Getting High Safely: Aspen Launches Marijuana Education Campaign Authorities in the Colorado city have distributed brochures on the do's and don'ts of marijuana use. They list facts such as where pot is legal and how long the high takes to set in.

Getting High Safely: Aspen Launches Marijuana Education Campaign

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In Colorado, the state government and the marijuana industry are working to educate people about how to use pot safely. But high in the Rocky Mountains, one community is taking matters into its own hands. Aspen Public Radio's Marci Krivonen reports on an effort led by the local sheriff that targets skiers and snowboarders who are flocking to the winter resort.

UNIDENTIFIED FLIGHT ATTENDANT: For those of you on flight 4946, your aircraft has been in the air for six minutes.

MARCI KRIVONEN, BYLINE: Visitors to the resort town of Aspen are waiting in the baggage claim area at the airport. Nearby is a kiosk full of brochures. Tucked between ski area maps and spa advertisements is a pamphlet on marijuana. Pat Bingham is a spokesperson for the airport.

PAT BINGHAM: It's the brochure rack, and it has information on everything from trails on the ski areas to a day at the Aspen Club and now the local guide to retail marijuana.

KRIVONEN: She says the brochure on legalized pot isn't all that popular.

BINGHAM: We haven't had to refill this thing - I don't think - once yet, but our busy season is yet to come.

KRIVONEN: The pamphlet is an attempt by the community to educate tourists about marijuana. It lists how much you're allowed to have, where it's legal to consume and how long the high takes to set in.

JOE DISALVO: So these are probably the most frequently asked questions. That's what this is.

KRIVONEN: Joe DiSalvo is the sheriff in Aspen. After voters approved legalizing marijuana in 2012, he formed a coalition with the hospital, the local school district and the business community.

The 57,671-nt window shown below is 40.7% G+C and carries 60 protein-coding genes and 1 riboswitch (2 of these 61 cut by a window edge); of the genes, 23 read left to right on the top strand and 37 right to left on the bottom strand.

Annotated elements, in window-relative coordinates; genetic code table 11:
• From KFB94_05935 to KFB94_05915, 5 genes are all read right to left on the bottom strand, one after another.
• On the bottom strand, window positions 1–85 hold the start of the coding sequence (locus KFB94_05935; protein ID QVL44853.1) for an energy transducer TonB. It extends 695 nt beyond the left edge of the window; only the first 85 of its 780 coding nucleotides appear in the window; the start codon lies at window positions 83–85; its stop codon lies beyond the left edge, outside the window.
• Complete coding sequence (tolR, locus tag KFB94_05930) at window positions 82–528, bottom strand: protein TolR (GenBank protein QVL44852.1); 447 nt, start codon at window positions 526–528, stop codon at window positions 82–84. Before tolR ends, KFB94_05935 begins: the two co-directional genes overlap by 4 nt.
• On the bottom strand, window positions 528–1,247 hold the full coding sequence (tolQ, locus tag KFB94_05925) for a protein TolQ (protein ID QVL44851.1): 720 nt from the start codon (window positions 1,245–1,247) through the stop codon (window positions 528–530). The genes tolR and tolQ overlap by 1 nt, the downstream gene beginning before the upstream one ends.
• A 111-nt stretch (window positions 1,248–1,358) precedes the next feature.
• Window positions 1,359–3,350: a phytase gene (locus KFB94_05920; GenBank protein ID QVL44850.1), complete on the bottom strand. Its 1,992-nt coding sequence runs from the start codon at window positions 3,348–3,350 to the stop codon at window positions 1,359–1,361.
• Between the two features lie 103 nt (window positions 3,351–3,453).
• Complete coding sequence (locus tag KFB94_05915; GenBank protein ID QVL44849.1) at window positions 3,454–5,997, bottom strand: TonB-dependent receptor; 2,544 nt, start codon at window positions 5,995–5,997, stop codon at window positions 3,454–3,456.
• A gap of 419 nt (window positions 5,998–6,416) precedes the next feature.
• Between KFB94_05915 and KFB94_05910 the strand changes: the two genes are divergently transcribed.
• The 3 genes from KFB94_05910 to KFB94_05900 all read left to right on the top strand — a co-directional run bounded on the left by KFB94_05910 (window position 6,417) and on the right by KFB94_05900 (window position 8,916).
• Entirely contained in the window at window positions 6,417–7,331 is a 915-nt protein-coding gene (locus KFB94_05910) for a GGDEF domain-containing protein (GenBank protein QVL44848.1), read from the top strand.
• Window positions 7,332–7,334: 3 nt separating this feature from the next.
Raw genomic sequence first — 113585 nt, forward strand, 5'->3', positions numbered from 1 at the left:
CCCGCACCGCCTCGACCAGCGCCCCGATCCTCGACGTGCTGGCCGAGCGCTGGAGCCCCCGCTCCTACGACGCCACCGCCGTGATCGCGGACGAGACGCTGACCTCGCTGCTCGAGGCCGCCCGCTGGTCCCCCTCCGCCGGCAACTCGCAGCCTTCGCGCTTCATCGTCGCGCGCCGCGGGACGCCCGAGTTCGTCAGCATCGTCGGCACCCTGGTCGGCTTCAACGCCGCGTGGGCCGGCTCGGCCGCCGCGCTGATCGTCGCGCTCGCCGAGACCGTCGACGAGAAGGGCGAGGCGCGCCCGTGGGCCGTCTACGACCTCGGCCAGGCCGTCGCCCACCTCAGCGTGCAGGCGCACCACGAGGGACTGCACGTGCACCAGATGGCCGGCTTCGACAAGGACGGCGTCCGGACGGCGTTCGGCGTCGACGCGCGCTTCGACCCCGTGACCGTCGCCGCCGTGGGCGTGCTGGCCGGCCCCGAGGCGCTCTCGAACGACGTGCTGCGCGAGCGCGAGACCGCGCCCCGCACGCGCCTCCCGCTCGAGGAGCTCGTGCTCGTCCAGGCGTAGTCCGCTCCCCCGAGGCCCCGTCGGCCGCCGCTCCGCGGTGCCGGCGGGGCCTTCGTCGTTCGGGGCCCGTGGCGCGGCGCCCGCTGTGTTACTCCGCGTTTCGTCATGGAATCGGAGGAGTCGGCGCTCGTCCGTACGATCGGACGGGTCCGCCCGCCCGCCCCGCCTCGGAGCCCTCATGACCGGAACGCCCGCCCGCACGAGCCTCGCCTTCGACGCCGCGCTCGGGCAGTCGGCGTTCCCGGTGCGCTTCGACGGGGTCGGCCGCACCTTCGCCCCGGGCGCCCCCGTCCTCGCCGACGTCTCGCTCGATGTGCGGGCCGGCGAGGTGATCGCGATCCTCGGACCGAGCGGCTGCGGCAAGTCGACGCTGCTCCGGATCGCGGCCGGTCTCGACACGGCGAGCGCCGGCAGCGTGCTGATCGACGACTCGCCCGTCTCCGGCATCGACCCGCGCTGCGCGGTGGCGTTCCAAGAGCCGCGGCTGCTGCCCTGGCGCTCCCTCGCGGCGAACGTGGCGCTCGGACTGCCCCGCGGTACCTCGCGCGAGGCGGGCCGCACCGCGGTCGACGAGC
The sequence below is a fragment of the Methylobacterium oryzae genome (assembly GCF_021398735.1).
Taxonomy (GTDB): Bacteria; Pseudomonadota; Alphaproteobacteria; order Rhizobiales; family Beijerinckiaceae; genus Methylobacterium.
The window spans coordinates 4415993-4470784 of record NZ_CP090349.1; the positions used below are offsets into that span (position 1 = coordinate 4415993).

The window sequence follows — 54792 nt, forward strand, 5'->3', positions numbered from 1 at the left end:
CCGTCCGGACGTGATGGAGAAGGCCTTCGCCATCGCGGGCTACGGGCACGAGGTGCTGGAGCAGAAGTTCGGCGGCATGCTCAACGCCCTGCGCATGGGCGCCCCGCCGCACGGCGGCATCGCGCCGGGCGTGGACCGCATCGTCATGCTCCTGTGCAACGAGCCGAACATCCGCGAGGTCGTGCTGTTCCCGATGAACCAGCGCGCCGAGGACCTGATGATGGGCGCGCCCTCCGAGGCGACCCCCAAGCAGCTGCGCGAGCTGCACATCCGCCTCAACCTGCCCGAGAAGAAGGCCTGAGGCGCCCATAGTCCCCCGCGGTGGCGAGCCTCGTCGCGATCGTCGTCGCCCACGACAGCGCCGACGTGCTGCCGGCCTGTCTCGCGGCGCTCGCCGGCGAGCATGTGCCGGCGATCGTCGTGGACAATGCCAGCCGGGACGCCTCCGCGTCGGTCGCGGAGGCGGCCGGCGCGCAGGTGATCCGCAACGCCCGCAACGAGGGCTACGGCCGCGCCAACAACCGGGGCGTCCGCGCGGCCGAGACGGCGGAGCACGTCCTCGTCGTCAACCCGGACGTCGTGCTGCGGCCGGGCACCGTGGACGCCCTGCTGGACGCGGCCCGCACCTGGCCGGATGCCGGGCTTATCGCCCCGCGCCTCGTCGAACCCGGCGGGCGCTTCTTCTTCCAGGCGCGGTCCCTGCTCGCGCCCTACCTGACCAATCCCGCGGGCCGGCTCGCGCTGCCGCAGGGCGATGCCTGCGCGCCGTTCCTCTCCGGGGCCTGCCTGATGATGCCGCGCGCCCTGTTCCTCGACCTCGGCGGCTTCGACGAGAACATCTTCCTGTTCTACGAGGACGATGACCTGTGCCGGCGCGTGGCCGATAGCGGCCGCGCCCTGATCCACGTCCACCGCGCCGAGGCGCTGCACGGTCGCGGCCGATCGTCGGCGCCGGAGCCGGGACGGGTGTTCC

DISALVO: When that happened, we all agreed that all although we may not all agree on the legalization of marijuana, we do agree that we have to roll this out real responsibly with a heavy, heavy, heavy educational campaign.

KRIVONEN: The result of that campaign is the pamphlets; 10,000 of them are located throughout town. Warren Klug has a pile at the hotel he manages downtown. He's using the pamphlets, not for guests, but to educate his staff.

WARREN KLUG: My concern is for our employees who may see the edible marijuana products on kitchen counters and left with other foodstuffs, and there may be some confusion because these items look so much like regular candies.

KRIVONEN: His employees are allowed to take home extra food, and he doesn't want them unknowingly consuming marijuana, which has happened at a nearby hotel. Eric Klanderud works with tourists. He's the director of member services at the Aspen Chamber, whose office has been fielding questions from visitors ever since marijuana stores opened in Aspen.

ERIC KLANDERUD: It's been interesting. I talked to a guest service team yesterday. They are getting questions more about, where are the shops? And it's not necessarily they're going in there and shopping. People are curious.

MARK HOLMANN: If it was readily available, it would be adventurous, certainly.

KRIVONEN: Back at the Aspen airport, travelers are grabbing their luggage in the baggage claim area. Mark Holmann from Michigan is here to ski. He hasn't yet picked up a brochure, but says he will.

HOLMANN: To have a better understanding of where the facilities were located, just to make me a more well-rounded individual and understanding it.

KRIVONEN: With prime ski season underway, the goal is to get as many of these pamphlets into the hands of those on the slopes and in the lodges. For NPR News, I'm Marci Krivonen in Aspen, Colorado.

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